That said, they have some pretty silly guidelines in some cases. But I think the greater harm comes from telling them they don't have a right to those rules in the first place. I expect this to be a non-issue after some research is done and this won't really go anywhere.
Schooling, Homeschooling, and Now, "Unschooling"
I'll say that I personally am in that boat as well. At age 33 I still have some issues at times because of this. I never had to think about much of anything until my junior year in high school. And even then it was only 2 classes. It was like hitting a brick wall. I now have a daughter that is 7, who appears to be headed in a similar direction. I hope that I can challenge her appropriately in other ways and help her to think, to work, so she never has that kind of problem. Thanks for the post.
Slow Oracle Merger Leads To Outflow of Sun Projects, Coders
No privately owned company should own more than 50% of the market. We have laws to force bad people to do good things. This is one example of that. We do not need more corporate feudalism. Look where unbridled greed got us.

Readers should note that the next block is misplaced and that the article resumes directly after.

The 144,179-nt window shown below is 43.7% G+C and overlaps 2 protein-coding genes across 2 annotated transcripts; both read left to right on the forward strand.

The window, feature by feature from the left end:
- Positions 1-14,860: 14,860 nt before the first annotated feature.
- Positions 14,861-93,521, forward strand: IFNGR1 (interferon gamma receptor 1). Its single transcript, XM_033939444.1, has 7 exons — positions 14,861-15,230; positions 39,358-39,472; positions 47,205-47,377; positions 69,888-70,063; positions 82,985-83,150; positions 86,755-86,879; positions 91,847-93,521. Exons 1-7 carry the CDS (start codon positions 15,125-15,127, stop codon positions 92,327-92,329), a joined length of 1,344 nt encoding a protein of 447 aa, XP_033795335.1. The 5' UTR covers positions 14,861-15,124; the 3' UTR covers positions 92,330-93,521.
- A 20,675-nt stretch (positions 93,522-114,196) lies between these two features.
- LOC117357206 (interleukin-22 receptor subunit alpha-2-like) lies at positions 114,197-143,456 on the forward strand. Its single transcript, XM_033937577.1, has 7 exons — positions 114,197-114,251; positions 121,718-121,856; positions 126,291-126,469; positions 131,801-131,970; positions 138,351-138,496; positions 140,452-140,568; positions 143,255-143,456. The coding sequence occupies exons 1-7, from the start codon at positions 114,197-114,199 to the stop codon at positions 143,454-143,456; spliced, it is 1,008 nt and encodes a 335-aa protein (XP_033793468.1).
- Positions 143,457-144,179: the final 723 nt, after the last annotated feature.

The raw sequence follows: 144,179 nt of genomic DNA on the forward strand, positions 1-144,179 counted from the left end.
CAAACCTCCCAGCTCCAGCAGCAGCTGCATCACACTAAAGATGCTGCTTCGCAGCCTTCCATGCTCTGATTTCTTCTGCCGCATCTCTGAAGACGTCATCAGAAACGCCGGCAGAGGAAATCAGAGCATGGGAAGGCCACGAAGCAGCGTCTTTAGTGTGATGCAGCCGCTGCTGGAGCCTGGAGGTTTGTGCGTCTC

So if there are 3 private car companies out there in a given region... and one car company has 90% of the market because it can make much better, safer cars for cheaper than the other two, you think it shouldn't exist because it has >50% of the market and is a private company?
We have laws to force bad people to do good things? Who decides what is good and what is bad? If you have the wrong people making the laws the definitions of "bad" and "good" can flip flop and be worse than having no laws at all!
That said I agree that we have to have laws to keep things generally in line. But from your tone and implications, you're not thinking things through.